Vervoort T, Trost Z, Van Ryckeghem DML. Children's Selective Attention to Pain and Avoidance Behaviour: the Role of Child and Parental Catastrophizing About Pain. Pain. 2013;154(10):1979-1988. PubMed PMID: 23792243.
* Article titles in AMA citation format should be in sentence-case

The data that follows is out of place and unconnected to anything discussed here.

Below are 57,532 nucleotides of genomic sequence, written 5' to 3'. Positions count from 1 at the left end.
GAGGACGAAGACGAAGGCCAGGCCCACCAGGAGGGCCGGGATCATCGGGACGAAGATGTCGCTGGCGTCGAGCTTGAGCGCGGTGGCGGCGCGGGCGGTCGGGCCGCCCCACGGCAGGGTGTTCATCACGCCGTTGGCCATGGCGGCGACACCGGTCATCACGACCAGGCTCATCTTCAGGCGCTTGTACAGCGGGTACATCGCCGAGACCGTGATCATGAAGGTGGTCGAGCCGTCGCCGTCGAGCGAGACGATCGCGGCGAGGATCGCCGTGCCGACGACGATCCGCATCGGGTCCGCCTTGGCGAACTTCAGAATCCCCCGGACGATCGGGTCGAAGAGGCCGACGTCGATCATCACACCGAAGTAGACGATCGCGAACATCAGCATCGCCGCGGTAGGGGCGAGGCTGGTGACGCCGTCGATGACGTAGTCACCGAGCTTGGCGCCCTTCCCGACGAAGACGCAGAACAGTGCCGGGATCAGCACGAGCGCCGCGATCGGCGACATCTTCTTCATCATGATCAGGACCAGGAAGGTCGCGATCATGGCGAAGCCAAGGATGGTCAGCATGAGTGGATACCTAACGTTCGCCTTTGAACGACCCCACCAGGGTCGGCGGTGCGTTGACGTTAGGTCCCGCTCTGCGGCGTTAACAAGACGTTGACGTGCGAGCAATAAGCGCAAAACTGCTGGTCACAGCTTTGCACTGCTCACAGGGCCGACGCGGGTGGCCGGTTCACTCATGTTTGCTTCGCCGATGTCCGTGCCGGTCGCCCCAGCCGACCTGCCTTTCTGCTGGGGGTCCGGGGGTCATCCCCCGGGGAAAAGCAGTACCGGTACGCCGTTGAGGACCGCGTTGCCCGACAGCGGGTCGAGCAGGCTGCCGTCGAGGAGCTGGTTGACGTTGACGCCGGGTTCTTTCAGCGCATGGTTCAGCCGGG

TY - JOUR T1 - Children's selective attention to pain and avoidance behaviour: the role of child and parental catastrophizing about pain. AU - Vervoort,Tine, AU - Trost,Zina, AU - Van Ryckeghem,Dimitri M L, Y1 - 2013/06/18/ PY - 2013/02/15/received PY - 2013/05/22/revised PY - 2013/05/22/accepted PY - 2013/6/25/entrez PY - 2013/6/25/pubmed PY - 2014/5/3/medline KW - Children KW - Pain catastrophizing KW - Pain tolerance KW - Parents KW - Selective attention SP - 1979 EP - 1988 JF - Pain JO - Pain VL - 154 IS - 10 N2 - The present study investigated selective attention to pain in children, its implications for child avoidance behaviour, and the moderating role of dimensions comprising child and parental catastrophizing about pain (ie, rumination, magnification, and helplessness). Participants were 59 children (31 boys) aged 10-16 years and one of their parents (41 mothers). Children performed a dot-probe task in which child facial pain displays of varying pain expressiveness were presented. Child avoidance behaviour was indexed by child pain tolerance during a cold-pressor task. Children and parents completed measures of child and parent pain catastrophizing, respectively. Findings indicated that both the nature of child selective attention to pain and the impact of selective attention upon child avoidance behaviour were differentially sensitive to specific dimensions of child and parental catastrophizing. Specifically, findings showed greater tendency to shift attention away from pain faces (i.e.,, attentional avoidance) among children reporting greater pain magnification. A similar pattern was observed in terms of parental characteristics, such that children increasingly shifted attention away from pain with increasing levels of parental rumination and helplessness. Furthermore, child attentional avoidance was associated with greater avoidance behaviour (i.e., lower pain tolerance) among children reporting high levels of pain magnification and those whose parents reported greater rumination about pain. The current findings corroborate catastrophizing as a multidimensional construct that may differentially impact outcomes and attest to the importance of assessing both child and parental characteristics in relation to child pain-related attention and avoidance behaviour. Further research directions are discussed. SN - 1872-6623 UR - https://www.unboundmedicine.com/medline/citation/23792243/Children's_selective_attention_to_pain_and_avoidance_behaviour:_the_role_of_child_and_parental_catastrophizing_about_pain_ L2 - https://linkinghub.elsevier.com/retrieve/pii/00006396-201310000-00015 DB - PRIME DP - Unbound Medicine ER -